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Tell me again why we can't store or use the electricity from lightning?

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posted on May, 21 2006 @ 03:25 AM
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While I understand lightning only lasts milliseconds, from what I understand it produces huge amounts of electricity enough to power major cities for weeks?

My question is why can't we set up huge batteries/vacuums/magnets to collect at least some of this energy to use for ourselves?

If it can show us that it has the power to electricute people to death, why can't we get it to power a generator?

[edit on 21-5-2006 by Low Orbit]




posted on May, 21 2006 @ 03:29 AM
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It's just not cost effiecient.

And I don't know about "powering an entire city for weeks" - that seems a little inflated.



posted on May, 21 2006 @ 08:29 AM
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I think that it cant be used is because its to powerful. how to charge a battery that fast is not possible today. If there was a way to hold ions in a field would be something. but the amount of energy to hold them would probably be not enough to counter its benefit.



posted on May, 21 2006 @ 08:30 AM
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its like trying to convert a shotgun blast into air to blow up a Balloon.\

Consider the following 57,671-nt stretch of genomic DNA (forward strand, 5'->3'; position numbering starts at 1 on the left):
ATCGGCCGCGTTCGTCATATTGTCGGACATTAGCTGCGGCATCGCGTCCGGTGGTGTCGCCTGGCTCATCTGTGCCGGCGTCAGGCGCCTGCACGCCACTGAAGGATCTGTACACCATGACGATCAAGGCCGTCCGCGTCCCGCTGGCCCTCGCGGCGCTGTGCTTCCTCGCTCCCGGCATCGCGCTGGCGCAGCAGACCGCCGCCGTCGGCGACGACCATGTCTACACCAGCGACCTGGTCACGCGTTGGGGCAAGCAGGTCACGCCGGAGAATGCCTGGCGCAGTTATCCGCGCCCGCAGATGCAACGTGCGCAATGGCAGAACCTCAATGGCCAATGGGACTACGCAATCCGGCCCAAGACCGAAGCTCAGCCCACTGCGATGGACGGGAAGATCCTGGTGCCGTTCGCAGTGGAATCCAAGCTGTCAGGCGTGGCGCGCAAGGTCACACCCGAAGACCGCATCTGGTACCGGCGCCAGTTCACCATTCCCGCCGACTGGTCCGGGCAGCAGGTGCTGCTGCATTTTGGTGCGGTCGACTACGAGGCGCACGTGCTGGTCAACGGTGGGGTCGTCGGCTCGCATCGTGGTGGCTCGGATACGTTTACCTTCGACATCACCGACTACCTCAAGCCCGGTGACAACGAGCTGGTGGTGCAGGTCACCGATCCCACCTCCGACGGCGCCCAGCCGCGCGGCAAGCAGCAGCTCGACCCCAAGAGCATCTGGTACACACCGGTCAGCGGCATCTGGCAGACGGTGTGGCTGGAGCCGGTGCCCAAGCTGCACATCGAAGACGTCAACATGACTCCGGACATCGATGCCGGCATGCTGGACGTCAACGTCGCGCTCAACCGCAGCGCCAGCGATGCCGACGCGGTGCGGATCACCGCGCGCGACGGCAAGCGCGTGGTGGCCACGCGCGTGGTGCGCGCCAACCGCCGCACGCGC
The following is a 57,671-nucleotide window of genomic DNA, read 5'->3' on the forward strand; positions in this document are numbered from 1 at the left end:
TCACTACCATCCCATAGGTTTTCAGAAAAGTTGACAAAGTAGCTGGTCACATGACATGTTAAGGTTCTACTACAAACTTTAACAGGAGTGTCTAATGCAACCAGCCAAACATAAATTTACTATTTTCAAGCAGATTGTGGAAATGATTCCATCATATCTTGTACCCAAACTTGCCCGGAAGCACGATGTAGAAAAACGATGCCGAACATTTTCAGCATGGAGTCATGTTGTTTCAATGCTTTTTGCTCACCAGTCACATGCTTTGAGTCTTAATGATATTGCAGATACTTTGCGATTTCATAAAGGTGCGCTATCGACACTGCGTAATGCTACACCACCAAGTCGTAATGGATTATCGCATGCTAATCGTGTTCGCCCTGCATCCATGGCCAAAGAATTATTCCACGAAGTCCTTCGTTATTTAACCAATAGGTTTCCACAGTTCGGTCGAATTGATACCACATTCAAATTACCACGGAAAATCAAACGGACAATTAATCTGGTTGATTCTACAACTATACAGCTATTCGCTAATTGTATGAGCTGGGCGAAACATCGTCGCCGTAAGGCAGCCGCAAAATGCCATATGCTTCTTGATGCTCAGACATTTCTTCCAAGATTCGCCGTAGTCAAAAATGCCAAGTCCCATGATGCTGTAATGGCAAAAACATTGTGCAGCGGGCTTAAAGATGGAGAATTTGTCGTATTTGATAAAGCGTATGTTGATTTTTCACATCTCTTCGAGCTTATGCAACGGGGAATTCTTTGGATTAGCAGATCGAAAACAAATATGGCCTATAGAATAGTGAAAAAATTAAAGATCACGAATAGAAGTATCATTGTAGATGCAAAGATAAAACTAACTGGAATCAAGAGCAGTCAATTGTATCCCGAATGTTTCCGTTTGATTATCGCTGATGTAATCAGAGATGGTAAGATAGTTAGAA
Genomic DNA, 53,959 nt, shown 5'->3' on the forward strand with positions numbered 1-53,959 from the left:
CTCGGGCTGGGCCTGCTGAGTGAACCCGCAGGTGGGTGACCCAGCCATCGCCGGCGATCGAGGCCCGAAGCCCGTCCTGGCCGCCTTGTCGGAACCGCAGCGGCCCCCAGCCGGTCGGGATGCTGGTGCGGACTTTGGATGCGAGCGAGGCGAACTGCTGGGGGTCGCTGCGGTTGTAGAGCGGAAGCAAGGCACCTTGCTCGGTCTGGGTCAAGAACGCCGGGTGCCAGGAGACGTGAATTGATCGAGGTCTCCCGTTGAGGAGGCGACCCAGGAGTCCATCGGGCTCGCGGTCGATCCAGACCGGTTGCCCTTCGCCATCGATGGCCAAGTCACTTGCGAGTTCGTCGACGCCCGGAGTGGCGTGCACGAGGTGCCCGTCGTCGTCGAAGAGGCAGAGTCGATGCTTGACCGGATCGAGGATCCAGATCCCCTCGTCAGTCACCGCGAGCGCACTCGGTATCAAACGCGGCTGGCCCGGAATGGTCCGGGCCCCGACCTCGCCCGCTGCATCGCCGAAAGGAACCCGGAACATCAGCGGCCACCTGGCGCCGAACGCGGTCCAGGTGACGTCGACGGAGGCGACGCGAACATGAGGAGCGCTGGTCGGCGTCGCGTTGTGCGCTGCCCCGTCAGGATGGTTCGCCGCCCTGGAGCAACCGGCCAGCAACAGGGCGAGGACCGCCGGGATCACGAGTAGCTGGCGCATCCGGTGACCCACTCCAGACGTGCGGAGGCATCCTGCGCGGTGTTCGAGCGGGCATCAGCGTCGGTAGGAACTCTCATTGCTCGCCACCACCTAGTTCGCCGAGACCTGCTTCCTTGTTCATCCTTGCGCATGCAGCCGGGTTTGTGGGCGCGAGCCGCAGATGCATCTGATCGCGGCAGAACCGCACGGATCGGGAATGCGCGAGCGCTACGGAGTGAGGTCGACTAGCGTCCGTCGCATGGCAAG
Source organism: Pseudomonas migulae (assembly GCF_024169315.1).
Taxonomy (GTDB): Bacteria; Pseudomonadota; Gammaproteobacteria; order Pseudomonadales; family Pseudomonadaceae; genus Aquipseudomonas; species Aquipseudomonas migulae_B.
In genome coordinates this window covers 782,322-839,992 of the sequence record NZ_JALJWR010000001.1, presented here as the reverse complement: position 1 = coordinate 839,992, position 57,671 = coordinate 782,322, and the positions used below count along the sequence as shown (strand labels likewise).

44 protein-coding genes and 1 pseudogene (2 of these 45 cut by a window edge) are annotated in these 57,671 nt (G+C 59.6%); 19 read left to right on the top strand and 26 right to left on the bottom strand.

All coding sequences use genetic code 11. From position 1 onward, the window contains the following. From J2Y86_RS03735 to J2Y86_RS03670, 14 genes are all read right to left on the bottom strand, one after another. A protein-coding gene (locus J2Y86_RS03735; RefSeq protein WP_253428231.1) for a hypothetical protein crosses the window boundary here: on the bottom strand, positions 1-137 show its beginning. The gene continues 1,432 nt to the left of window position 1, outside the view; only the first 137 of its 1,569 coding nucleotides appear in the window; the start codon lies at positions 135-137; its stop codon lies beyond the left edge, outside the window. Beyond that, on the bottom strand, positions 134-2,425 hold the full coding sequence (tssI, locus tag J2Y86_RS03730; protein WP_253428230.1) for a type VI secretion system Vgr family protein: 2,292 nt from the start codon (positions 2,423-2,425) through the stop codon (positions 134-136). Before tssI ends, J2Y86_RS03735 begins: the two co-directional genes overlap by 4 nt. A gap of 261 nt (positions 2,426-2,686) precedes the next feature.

just too much at once.


maybe if you could tear electricity from lightning as it strikes, u can power a light everytime it strikes maybe. but to grab that bolt u need Zeuz..

A magnetic field could pry some out, but i dunno if it could contain a whole bolt.

[edit on 21-5-2006 by Tranceopticalinclined]



posted on May, 21 2006 @ 09:26 AM
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Yeah, as said best, it's like trying to blow up a balloon using the air from a shot-gun.

For us, it's because if the electricity hit our "lightning collector", then the electricity couldn't be STORED anywhere. Batteries would be ripped apart/explode from the sudden infusion of energy. They would probably melt from the collosal heat such a rapid transmission of energy would release.

If you try to, instead, send the eletricity into the power-lines directly, then every electrical device that's turned on within a 1/4 mile would be blown - the wires within melting and fusing with others.

It's just too much power at once, and no way to hold the power for a slow-release later.